When is the last time we talked to our neighbor, volunteered to help at random, stopped at someone’s fire pit spontaneously, or asked someone if they had a spare valve in their toolkit?

We shouldn’t have to live on an island to build community.

Healthy or Healthy-Enough?

Are we truly “healthy” or “healthy-enough.”

Being “healthy” is objective. It is based on established criteria medically, physically, relational-ly, emotionally, financially, spiritually and so on. It is manifested in results, in metrics and in outcomes.

Being “healthy enough” is subjective. It’s based on what WE think, and our own determination. We justify why we are okay. “Well, I’m healthy enough.” It’s a moving target, a widening boundary.

I recently got some results that I was a bit surprised by and not pleased with. Then again, I should have known. I had been justifying my actions and decisions on some lifestyle choices by being “healthy enough.” That means I make healthy choices when I need to, but the rest of the time I can move the bar wherever I decide to move it.

“Healthy” pre-determines our boundaries and commitments. It establishes our indicators for performance and choice.

Healthy-enough allows the fences to drop, the gates to open, and the walls to come down when we feel like it. This is true in every area; exercise, relationships, business, our work, sleep, nutrition, finances, spiritual life and more.

Are we “Healthy” or “Healthy-Enough”? Within each of our given contexts we all have choices. It is up to us to decide, but to not be fooled by our choices when we see the results.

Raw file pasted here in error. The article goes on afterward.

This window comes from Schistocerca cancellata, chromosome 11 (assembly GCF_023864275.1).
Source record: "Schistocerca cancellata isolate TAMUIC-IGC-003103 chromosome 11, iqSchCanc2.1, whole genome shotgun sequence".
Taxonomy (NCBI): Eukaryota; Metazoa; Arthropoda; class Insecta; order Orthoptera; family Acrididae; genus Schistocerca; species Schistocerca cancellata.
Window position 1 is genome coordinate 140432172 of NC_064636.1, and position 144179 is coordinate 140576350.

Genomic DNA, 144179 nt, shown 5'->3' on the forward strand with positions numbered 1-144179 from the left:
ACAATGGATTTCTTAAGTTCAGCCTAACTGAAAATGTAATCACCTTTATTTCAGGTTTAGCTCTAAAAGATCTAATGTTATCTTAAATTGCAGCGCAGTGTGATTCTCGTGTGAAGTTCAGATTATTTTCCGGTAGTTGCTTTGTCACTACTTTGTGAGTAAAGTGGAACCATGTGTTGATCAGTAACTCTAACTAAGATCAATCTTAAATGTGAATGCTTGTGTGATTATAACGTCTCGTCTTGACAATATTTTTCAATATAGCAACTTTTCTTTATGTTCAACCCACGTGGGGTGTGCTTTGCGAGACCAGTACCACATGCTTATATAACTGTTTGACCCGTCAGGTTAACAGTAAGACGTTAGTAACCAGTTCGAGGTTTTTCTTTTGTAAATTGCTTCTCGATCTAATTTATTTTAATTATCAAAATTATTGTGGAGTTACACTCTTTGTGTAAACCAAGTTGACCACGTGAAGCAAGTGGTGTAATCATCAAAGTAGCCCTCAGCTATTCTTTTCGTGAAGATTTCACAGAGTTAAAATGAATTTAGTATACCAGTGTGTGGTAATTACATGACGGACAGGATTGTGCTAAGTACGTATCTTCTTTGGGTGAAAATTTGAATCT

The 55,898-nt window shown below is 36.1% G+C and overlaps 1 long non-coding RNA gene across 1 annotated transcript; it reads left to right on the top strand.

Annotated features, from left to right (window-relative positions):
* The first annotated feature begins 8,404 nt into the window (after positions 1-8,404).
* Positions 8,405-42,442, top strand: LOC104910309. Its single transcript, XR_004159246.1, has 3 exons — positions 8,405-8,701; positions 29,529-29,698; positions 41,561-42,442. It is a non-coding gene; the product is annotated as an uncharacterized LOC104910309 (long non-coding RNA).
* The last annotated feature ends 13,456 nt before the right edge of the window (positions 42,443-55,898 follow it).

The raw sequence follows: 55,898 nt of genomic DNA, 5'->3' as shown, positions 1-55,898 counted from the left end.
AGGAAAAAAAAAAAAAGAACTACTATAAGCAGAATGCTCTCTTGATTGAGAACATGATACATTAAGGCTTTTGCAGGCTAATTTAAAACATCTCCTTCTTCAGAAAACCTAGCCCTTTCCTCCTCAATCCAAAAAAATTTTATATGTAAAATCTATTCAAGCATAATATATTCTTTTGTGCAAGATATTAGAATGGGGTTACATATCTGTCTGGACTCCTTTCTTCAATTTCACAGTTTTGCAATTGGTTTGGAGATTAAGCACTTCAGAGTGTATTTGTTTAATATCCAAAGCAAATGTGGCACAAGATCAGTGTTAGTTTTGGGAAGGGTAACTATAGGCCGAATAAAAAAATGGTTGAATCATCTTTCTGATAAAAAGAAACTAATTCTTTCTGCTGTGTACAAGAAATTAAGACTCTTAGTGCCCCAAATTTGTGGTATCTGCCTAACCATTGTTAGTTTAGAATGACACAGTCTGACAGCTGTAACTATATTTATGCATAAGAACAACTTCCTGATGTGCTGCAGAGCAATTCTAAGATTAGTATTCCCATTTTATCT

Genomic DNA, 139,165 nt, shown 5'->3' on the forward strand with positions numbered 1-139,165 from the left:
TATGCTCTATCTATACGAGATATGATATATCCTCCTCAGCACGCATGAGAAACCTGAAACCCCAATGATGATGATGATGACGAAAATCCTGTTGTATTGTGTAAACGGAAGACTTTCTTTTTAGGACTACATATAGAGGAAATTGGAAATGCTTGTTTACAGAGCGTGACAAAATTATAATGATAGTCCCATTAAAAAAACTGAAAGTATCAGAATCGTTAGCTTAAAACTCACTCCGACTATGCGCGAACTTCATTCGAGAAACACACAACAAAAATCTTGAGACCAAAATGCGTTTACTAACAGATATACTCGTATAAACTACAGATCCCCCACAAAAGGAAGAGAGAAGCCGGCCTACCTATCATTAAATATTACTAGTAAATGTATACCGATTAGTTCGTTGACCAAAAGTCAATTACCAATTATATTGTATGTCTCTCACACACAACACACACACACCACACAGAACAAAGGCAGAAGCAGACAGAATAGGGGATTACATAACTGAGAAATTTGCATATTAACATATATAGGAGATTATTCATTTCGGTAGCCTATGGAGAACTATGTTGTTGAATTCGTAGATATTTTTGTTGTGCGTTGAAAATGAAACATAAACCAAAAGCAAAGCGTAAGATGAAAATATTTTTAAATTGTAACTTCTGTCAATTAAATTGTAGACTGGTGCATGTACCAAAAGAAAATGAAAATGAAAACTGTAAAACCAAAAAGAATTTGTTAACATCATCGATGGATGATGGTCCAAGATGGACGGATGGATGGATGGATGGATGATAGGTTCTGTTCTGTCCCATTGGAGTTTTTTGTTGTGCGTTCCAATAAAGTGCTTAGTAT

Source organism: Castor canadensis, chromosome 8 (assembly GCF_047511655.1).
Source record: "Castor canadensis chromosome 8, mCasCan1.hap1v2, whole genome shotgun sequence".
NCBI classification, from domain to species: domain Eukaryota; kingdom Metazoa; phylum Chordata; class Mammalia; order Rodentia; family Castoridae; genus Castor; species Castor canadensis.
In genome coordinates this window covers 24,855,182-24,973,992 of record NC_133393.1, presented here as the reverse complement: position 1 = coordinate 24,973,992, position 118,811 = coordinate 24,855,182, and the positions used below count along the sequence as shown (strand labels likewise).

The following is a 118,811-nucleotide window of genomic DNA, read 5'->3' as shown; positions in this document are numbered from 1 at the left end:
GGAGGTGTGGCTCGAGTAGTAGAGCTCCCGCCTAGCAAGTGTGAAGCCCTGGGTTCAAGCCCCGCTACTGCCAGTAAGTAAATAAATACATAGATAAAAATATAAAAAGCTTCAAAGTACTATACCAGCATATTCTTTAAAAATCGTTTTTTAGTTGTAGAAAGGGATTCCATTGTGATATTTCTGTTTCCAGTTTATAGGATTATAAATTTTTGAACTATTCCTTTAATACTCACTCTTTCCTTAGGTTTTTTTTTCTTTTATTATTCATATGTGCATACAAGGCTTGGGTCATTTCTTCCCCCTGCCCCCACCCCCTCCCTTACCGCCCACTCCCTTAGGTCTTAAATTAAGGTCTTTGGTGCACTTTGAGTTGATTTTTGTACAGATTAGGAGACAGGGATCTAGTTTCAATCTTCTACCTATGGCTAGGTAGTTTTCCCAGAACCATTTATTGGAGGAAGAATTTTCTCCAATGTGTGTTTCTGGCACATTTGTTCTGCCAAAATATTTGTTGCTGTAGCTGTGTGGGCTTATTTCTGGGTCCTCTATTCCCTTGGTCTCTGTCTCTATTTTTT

Let’s not fool ourselves. Let’s be honest and know which one speaks to our life and choices. Commit to “healthy.”

The Middle vs The Edge

Why I can’t stand the “Middle”

The “Middle” is comfortable; or is it?

The Middle feels safe, but it’s not

Most suburbs are the middle

Luke Warm, not hot or cold, is the middle..

Mid-Sized business, not small or large…

Comfort Zones

What holds me back from the “Edge”

The “Edge”….

Acquire a lot or a little

Live big or small

Love deeply or not at all

Step in or step out

Do something great, not all things average, or do nothing at all

Seeking comfort is fleeting

The very thing that I find comfortable, is the very thing that will kill me

Stay on the edge; one end or the other

Stay out of the middle

Stay out of the middle

The New You?

We woke up to a New Year, but did we wake up to a new “me,” a new “us?”

We carry our same old self into the new year unless something changes on the INSIDE. Circumstances influence us but should not define our reality.